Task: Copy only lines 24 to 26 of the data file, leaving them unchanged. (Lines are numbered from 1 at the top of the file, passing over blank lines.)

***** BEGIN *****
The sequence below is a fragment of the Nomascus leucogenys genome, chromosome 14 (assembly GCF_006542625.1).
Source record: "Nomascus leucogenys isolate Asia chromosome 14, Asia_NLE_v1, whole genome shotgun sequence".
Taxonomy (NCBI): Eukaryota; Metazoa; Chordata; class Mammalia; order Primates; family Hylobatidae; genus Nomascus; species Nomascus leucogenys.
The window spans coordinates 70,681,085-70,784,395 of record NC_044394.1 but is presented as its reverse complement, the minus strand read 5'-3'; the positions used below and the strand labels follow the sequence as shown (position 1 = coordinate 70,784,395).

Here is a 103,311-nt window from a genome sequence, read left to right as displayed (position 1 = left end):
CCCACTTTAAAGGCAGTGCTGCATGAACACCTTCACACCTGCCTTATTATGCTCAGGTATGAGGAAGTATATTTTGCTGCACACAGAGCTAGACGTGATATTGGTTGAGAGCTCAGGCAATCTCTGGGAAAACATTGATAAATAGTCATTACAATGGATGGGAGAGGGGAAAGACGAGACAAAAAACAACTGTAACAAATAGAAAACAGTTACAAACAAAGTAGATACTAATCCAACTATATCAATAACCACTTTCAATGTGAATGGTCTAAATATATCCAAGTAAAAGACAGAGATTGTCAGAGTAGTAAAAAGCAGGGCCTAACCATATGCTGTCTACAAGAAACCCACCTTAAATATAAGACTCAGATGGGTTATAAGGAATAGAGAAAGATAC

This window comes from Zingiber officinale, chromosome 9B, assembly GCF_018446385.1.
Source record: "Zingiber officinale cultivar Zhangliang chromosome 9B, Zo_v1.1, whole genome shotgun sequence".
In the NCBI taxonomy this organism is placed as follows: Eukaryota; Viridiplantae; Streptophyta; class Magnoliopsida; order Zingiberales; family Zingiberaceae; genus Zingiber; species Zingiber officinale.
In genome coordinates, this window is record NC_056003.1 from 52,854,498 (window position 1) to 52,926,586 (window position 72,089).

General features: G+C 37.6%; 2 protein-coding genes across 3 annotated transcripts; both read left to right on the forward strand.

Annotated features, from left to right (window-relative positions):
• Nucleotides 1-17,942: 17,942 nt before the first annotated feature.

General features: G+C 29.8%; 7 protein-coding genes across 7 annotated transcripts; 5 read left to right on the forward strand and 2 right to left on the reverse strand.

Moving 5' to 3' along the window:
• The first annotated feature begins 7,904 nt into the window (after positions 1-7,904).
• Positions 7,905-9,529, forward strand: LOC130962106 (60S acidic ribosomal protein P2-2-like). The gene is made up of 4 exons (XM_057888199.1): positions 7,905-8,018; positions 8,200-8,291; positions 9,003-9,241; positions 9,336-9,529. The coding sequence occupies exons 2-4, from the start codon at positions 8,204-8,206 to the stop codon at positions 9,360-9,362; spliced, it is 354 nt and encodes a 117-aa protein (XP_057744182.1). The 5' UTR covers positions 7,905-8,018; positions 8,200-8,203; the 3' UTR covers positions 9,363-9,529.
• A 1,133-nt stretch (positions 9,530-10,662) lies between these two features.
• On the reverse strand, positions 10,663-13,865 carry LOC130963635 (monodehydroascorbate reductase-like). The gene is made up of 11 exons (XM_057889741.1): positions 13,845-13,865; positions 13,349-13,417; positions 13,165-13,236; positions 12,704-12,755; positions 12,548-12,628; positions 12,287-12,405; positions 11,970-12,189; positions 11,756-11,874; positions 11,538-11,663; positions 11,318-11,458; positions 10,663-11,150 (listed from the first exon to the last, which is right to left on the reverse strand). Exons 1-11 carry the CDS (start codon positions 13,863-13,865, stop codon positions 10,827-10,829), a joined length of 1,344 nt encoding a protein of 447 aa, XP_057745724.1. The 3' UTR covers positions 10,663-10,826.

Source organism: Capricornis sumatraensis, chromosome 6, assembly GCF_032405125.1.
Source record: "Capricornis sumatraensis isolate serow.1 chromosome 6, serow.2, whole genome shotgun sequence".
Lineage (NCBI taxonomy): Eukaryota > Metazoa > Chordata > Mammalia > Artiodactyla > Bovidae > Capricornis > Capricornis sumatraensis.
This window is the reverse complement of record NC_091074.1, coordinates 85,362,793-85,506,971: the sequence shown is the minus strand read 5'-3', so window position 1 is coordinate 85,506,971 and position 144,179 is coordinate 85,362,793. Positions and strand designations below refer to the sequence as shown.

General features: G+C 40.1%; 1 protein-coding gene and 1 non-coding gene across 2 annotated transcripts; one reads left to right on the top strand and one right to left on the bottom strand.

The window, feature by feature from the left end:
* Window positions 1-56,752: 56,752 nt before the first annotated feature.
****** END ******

General features: G+C 40.1%; 1 protein-coding gene and 1 non-coding gene across 2 annotated transcripts; one reads left to right on the top strand and one right to left on the bottom strand.

The window, feature by feature from the left end:
* Window positions 1-56,752: 56,752 nt before the first annotated feature.